Mental Health and Wellbeing Programme

by Dr Paula Williams and TTS

Our mental health and wellbeing programme, helps children to talk about their feelings, thoughts and behaviours, as well as offering coping strategies. The engaging, huggable, tactile cat can help to facilitate conversations and can also be used as a worry aid.

Developed by Educational Psychologist Dr Paula Williams, Calming Cat and its content are designed for any child or young person, who needs to learn about their bodies reaction to feelings and how to manage them. Can be used in one to one sessions or as a whole class resource.

Contains over 140 coaching cards, giving insight, advice and activities to develop knowledge, skills and understanding, an example of them can be downloaded from our website. The appealing cat design has soft, soothing fur and a weighted body making it calming to hold. There is a tummy pocket that can be used for a personal comforting object or for a child to put a worry or concern. The openings at the side are great for little hands to cuddle the cat. Its multi-sensory materials will help keep children stimulated and calm. Perfect for younger children as a worry buddy for sharing feelings and worries. Can be used during an adult and child discussion as a comfortable communication medium for children. The calming cat worry toy is available to be purchased separately. Wipe clean with a damp cloth or antibacterial wipes.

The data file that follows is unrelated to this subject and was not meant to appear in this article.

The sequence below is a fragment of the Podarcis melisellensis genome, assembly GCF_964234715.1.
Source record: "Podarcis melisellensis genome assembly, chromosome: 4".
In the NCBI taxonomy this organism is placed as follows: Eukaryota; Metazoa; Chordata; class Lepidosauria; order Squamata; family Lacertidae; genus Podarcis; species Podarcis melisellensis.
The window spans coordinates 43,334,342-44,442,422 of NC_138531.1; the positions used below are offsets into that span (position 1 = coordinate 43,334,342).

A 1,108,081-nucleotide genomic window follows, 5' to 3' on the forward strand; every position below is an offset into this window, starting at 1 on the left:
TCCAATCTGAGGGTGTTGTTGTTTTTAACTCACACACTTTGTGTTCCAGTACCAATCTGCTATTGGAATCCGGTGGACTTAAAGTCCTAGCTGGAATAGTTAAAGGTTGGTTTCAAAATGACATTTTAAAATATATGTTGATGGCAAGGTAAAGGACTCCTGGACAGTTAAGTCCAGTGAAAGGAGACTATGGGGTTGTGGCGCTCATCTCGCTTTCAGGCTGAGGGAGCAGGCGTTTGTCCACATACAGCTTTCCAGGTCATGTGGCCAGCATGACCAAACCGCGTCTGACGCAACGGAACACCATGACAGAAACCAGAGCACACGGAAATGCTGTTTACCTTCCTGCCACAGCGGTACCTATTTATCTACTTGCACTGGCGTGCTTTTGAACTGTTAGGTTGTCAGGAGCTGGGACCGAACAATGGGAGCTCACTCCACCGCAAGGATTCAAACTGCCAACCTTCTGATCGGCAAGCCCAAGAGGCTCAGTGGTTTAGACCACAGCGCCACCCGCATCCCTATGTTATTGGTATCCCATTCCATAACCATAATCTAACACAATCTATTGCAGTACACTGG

Calming cat plush toy suitable for age range 3+, Calming cat and coaching cards suitable for age range 5+. The different coloured coaching cards will help address a variety of feelings, as well as giving greater understanding of the physiological causes and effects of emotions: Green – Knowledge – About our bodies and how we respond, Blue – Skills – Effective strategies to add to a personal resources bank, Pink – Fun – Ensure children make time for fun on a regular basis, Yellow – Understanding – Stimulate thoughts and reflection about feelings and behaviours and Grey – Warnings – Reminders to recognise when worries might be starting to appear.